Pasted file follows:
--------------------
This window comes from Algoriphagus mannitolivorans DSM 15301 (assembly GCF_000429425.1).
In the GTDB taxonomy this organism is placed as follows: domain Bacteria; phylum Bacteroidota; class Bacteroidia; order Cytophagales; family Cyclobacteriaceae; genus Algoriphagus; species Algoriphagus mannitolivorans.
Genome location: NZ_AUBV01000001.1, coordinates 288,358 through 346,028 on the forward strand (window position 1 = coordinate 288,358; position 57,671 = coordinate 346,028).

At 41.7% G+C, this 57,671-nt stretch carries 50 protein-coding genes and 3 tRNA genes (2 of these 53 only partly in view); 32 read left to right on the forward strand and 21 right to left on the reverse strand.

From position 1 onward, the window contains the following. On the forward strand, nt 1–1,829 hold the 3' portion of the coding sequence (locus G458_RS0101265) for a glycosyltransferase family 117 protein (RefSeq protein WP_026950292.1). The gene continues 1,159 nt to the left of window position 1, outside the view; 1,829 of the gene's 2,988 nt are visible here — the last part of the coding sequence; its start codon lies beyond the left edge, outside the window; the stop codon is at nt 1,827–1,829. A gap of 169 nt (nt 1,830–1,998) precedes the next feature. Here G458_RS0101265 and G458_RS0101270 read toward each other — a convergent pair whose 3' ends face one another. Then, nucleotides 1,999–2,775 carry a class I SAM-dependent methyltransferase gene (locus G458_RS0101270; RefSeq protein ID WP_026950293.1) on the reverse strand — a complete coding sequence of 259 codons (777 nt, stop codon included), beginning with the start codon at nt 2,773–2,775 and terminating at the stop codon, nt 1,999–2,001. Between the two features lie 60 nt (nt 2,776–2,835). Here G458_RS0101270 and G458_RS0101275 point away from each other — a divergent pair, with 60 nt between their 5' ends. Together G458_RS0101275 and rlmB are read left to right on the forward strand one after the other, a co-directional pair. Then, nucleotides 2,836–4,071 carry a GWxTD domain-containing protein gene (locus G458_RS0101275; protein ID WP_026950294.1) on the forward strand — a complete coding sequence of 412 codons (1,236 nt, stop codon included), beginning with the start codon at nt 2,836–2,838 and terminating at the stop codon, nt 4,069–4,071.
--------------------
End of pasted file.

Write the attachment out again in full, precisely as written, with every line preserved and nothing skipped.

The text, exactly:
This window comes from Algoriphagus mannitolivorans DSM 15301 (assembly GCF_000429425.1).
In the GTDB taxonomy this organism is placed as follows: domain Bacteria; phylum Bacteroidota; class Bacteroidia; order Cytophagales; family Cyclobacteriaceae; genus Algoriphagus; species Algoriphagus mannitolivorans.
Genome location: NZ_AUBV01000001.1, coordinates 288,358 through 346,028 on the forward strand (window position 1 = coordinate 288,358; position 57,671 = coordinate 346,028).

At 41.7% G+C, this 57,671-nt stretch carries 50 protein-coding genes and 3 tRNA genes (2 of these 53 only partly in view); 32 read left to right on the forward strand and 21 right to left on the reverse strand.

From position 1 onward, the window contains the following. On the forward strand, nt 1–1,829 hold the 3' portion of the coding sequence (locus G458_RS0101265) for a glycosyltransferase family 117 protein (RefSeq protein WP_026950292.1). The gene continues 1,159 nt to the left of window position 1, outside the view; 1,829 of the gene's 2,988 nt are visible here — the last part of the coding sequence; its start codon lies beyond the left edge, outside the window; the stop codon is at nt 1,827–1,829. A gap of 169 nt (nt 1,830–1,998) precedes the next feature. Here G458_RS0101265 and G458_RS0101270 read toward each other — a convergent pair whose 3' ends face one another. Then, nucleotides 1,999–2,775 carry a class I SAM-dependent methyltransferase gene (locus G458_RS0101270; RefSeq protein ID WP_026950293.1) on the reverse strand — a complete coding sequence of 259 codons (777 nt, stop codon included), beginning with the start codon at nt 2,773–2,775 and terminating at the stop codon, nt 1,999–2,001. Between the two features lie 60 nt (nt 2,776–2,835). Here G458_RS0101270 and G458_RS0101275 point away from each other — a divergent pair, with 60 nt between their 5' ends. Together G458_RS0101275 and rlmB are read left to right on the forward strand one after the other, a co-directional pair. Then, nucleotides 2,836–4,071 carry a GWxTD domain-containing protein gene (locus G458_RS0101275; protein ID WP_026950294.1) on the forward strand — a complete coding sequence of 412 codons (1,236 nt, stop codon included), beginning with the start codon at nt 2,836–2,838 and terminating at the stop codon, nt 4,069–4,071.